The Salt Flats Trail, which is situated at the northern end of North Pond, meanders along the top of the dike that separates North Pond and the Salt Flats area. This trail boasts an off-the-beaten-path type of terrain and is a bit more challenging to travel than the neighboring North Pond Trail. Hikers can expect to see various species of birds ranging from falcons to snowy egrets as well as more than two dozen species of reptiles. The trail ends with a scenic overlook station that gives visitors the chance to see a large cross-section of the soundside portion of the refuge. In the summer months, volunteers provide programs that discuss the various animals and habitats that comprise the Pea Island National Wildlife Refuge and are on hand to answer any questions visitors may have about the area.

pea island lifesaving station
Pea Island Lifesaving Station Photo: Stephanie Banfield

While the region is most commonly explored by foot, experiencing the refuge by canoe or kayak is an Outer Banks activity unlike any other.  The New Inlet boat ramp provides easy access to the shallow, brackish waters of the Pamlico Sound, where paddlers can put their vessel in the water and embark on a unique journey through the wide canals and salt marshes along the margins of the refuge. As you paddle through the calm waters of the sound, keep your eyes peeled for the hundreds of species of migratory birds and various species of amphibians that thrive within this saltwater habitat.

sea turtle 1
Photo Credit: Stephanie Banfield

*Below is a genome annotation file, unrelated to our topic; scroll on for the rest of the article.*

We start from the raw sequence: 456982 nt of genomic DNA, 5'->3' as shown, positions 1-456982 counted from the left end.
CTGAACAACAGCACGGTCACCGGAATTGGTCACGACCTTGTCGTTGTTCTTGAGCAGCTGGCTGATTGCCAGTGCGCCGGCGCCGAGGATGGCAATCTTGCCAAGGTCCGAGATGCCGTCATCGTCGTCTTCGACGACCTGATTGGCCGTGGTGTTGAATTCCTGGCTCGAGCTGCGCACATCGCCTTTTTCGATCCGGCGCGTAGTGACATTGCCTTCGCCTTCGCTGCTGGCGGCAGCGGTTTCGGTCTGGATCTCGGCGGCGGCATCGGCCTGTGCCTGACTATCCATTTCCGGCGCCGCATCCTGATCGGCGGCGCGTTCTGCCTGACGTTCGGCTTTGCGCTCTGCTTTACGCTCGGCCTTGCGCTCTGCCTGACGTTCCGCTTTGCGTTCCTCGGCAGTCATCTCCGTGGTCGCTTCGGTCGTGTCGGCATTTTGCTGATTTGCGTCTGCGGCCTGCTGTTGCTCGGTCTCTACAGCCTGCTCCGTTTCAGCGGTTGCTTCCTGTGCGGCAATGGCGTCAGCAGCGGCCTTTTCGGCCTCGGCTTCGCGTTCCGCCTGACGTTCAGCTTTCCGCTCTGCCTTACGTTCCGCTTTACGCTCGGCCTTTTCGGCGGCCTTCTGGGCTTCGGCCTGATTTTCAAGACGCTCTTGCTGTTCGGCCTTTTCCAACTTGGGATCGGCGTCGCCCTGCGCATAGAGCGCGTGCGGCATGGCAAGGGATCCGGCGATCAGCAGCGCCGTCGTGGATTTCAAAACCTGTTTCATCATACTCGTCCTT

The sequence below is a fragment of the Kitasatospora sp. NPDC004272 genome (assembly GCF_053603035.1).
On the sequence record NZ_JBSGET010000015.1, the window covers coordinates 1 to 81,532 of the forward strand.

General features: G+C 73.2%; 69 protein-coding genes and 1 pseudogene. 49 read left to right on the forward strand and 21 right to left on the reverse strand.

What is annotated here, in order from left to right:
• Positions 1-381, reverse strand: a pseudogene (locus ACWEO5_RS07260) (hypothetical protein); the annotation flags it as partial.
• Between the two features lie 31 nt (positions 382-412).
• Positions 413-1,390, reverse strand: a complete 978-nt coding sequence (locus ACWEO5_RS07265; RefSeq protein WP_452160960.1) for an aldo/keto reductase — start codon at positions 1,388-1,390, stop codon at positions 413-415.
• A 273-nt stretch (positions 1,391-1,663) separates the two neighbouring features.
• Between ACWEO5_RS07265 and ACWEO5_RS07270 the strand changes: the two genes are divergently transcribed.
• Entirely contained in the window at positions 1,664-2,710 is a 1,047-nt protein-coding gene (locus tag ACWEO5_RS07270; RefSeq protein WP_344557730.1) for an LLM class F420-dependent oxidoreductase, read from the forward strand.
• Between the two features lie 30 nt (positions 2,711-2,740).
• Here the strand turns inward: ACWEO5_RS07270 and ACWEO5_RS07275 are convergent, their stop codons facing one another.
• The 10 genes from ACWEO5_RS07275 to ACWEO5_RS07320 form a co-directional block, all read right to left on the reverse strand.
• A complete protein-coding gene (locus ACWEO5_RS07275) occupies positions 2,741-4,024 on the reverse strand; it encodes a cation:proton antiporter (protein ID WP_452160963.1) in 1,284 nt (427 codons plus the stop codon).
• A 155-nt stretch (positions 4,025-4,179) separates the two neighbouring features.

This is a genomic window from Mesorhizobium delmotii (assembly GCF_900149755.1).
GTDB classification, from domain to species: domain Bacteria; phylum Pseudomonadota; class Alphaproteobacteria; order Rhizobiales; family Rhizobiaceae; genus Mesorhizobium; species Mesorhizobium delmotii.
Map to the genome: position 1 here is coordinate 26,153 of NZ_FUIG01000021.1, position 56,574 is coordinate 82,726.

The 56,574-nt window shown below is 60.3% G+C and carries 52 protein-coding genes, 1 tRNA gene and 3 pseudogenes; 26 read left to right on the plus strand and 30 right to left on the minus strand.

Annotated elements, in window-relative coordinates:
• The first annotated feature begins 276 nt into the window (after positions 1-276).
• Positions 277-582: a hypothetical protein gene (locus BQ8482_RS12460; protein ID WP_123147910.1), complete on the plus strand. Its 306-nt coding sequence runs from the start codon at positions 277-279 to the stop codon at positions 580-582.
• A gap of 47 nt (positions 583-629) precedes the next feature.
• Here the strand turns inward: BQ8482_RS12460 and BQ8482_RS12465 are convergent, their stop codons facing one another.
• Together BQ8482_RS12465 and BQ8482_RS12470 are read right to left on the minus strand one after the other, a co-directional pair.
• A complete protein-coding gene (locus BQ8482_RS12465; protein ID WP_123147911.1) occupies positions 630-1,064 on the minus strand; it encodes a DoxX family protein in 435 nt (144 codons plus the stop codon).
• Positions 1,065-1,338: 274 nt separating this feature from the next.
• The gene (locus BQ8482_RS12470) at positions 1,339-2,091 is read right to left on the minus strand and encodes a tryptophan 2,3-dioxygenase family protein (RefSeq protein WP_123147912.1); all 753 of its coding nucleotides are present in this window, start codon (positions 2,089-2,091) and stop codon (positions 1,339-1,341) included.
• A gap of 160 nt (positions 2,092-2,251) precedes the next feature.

Although both nature trails and the majority of wildlife are found on the sound side of the refuge, visitors to the Outer Banks shouldn’t skip a trip to the wide, natural beaches bordered by towering sand dunes on the eastern edge of the park. Stroll the shoreline of the Atlantic Ocean and search for the assortment of incredible shells that wash up on these secluded stretches of sand, and be sure to keep a lookout beyond the breakers for pods of dolphins that can be found dancing in the surf. Pea Island National Wildlife Refuge is also known for attracting several species of sea turtles to its undeveloped and unpopulated shores. While loggerhead sea turtles are the most commonly found species to venture out of the sea and lay their eggs safely above the high tide line here, a handful of other species—including leatherback, green, Kemp’s Ridley and hawksbill sea turtles—have also been spotted nesting within the confines of the wildlife refuge.

SeaTurtle-Orsulak-520x289 FWS
Photo Credit: FWS.gov

Whether you visit the Outer Banks in the middle of a cold winter or during the dog days of summer, Pea Island National Wildlife Refuge—with its hundreds of diverse species and array of recreational opportunities to enjoy—offers something for everyone to enjoy during their time spent on the barrier islands of North Carolina.